Acquire a Heart- A Chapter Talk to her community by Mother Kathy DeVico, Abbess of Redwoods Abbey

Jesus: the icon of God’s love, the icon stamped upon our hearts. Thus, this is our end goal (telios) to become fully open, arms outstretched in mercy and compassion. “Acquire a heart and you shall be saved”. This desert saying coming out of the fourth century from Abba Pambo can accompany us for our whole life’s journey! ‘Acquire a heart’, ‘find your heart’ – To do so is our salvation. I don’t think we just once and for all ‘acquire a heart’. It is a process…we ‘acquire a heart’ day by day, step by step. Cassian uses a different image for the end goal (telios): the ‘kingdom of God’ and he says the way to the end goal, the immediate goal (scopas), is ‘purity of heart’. It seems to me we could also say that the immediate goal is to ‘acquire a heart’. This immediate goal of ‘acquiring a heart’ will lead us now, in the present moment of our lives, to experience the grace of Divine love, and to experience the intimations of the end goal, full union with God, union of hearts, full union of Love.

If we gaze on Christ’s heart, what do we see? I think the first thing we see is how open his heart is in compassion, unrequited love, love expecting nothing in return. So, to acquire a heart involves the expansion of heart, of growing in the love that Christ is, the love that Christ reveals in the gospels. We are to grow in compassion and in forgiveness, which does not happen in a vacuum. The ‘stuff’ of daily life always comes knocking at our door. Every relational encounter, every situation containing choice, conflict, demands from others – all these and more (!) are the context, the fertile soil for ‘acquiring a heart’…a heart that is soft and pliable, listening, stretching towards my sister or brother in their need, or even towards myself in receiving my need.

Acquiring a heart invites us into deeper levels of self-knowledge for if we don’t know what is in the heart, or are not aware of what is happening there, then, we can suddenly find our heart burning with jealousy, envy, anger, resentment, or bitterness. Notice how all these emotions that I mentioned have that ‘burning’ quality…BUT it is not the burning that the disciples felt in their hearts on the road to Emmaus. Rather, this burning is the ‘bad’ zeal, which St. Benedict describes in the Rule as separating us from God, separating us from our truest self and one another. I would say that the process of acquiring a heart graces us with the ‘good zeal’ that unites us with our selves, God and neighbor…it is wonderful to experience this.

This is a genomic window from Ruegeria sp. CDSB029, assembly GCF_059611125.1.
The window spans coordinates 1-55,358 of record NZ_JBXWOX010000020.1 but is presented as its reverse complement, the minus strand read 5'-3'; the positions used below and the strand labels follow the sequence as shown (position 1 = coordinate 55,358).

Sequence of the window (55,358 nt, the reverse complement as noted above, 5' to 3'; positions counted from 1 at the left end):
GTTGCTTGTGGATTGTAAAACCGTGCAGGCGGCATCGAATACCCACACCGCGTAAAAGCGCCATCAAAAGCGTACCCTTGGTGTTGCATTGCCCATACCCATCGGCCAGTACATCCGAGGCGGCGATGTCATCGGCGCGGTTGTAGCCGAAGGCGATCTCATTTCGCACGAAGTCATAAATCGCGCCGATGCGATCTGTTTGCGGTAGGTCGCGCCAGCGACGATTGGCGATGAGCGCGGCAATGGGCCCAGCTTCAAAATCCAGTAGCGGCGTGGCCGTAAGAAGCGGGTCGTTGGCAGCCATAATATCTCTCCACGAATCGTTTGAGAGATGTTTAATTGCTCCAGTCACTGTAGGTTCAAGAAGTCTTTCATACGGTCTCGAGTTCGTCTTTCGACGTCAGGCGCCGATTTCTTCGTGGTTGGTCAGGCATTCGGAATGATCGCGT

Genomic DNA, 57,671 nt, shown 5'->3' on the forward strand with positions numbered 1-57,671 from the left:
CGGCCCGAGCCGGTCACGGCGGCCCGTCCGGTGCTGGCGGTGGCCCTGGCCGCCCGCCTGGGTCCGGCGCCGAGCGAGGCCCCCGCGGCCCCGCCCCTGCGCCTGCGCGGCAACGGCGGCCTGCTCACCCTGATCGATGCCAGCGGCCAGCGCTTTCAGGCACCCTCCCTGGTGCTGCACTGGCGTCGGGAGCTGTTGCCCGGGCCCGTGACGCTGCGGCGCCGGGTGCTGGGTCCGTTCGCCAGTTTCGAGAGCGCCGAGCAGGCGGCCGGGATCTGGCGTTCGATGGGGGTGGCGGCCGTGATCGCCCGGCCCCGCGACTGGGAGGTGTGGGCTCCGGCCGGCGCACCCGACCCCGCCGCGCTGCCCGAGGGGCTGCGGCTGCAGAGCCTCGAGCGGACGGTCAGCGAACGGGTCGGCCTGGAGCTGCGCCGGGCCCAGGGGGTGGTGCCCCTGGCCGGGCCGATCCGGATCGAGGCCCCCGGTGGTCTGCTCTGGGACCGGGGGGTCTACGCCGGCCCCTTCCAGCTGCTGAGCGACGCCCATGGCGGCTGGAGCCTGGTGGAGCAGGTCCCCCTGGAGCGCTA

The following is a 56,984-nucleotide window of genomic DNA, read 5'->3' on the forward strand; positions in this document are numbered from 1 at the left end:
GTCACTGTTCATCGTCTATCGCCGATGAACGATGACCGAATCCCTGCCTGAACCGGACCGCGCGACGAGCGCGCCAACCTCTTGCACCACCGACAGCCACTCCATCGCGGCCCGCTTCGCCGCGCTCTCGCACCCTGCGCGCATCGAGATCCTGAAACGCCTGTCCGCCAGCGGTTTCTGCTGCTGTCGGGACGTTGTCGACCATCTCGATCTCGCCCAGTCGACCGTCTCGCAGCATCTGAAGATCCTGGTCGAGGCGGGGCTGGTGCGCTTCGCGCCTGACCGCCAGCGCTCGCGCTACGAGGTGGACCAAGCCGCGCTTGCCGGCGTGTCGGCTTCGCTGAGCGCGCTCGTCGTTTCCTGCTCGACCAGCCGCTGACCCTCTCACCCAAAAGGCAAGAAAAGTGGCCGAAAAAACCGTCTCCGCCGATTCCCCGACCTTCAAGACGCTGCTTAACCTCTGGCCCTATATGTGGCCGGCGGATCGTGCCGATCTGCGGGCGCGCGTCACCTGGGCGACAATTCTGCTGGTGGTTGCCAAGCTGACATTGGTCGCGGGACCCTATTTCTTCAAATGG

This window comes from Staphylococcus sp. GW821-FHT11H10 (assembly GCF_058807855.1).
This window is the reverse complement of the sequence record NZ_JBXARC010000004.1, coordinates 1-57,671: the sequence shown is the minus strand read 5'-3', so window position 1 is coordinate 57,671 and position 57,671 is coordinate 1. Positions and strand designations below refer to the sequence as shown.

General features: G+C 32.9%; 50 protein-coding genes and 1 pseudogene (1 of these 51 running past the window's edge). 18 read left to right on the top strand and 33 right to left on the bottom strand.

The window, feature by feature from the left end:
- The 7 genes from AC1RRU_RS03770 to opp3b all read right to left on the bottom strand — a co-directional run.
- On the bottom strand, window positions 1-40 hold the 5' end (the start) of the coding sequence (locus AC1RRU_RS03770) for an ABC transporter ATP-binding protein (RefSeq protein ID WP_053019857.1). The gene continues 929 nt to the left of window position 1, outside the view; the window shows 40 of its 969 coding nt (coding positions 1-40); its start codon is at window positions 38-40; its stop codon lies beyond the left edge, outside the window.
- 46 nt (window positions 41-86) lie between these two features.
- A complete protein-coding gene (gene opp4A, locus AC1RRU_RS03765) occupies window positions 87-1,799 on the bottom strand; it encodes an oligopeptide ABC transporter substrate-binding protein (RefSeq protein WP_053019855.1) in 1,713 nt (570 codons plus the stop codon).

Jesus is the center of our lives. Sr. Maria Boulding, OSB, in her book Gateway to Resurrection, writes: “In that brokenness he became the place where the glory of God is revealed, where the Spirit is given, where the meaning of love, of God’s own Trinitarian love, is disclosed, the love that holds nothing back” (p.14). Following Jesus, conforming our lives to his, means we are on “an inner Spirit empowered journey to the heart” (p.27), that is, a process of opening and purifying the heart, conversion, transformation, suffering, glory.

It is clear, that for the ancient monastic tradition, the focus of prayer and the ascetical practices is towards acquiring a heart. In an essay I read a number of years ago the author, an Episcopalian bishop named Frank Griswold, writes: “Finding one’s heart rendered one permeable and available to God’s mystery” (Cross Currents, Spring-1999, p.5). When the heart is “permeable to God’s presence and mystery” (p.6) it is compassionate and merciful. As we all know the path to finding one’s heart is not just straight and obstacle-free! When the heart is not ‘permeable’ to God’s presence we meet the “biblical condition”, which afflicts us all, known as ‘hardness of heart’. Scripture calls us to acquire a ‘heart of flesh’, to change our ‘stony’ hearts. In a homily by D. Brendan Freeman, he said: “Jesus often spoke against hardening of the heart. It bespeaks of a closed mind, unwillingness to receive – a totally self-sufficient person needing no one – the mind is made up. Monastic life is meant not only to soften our heart but really help us find our heart” (January 2011). When we are in the hardened state described by D. Brendan, we close ourselves off from receiving the Divine Voice, which addresses us ‘today’. On the spiritual journey there is always the need for our heart to be transformed – we are never finished with conversion. The conversion process is what expands, enlarges the heart, and makes it spacious enough for God to dwell there….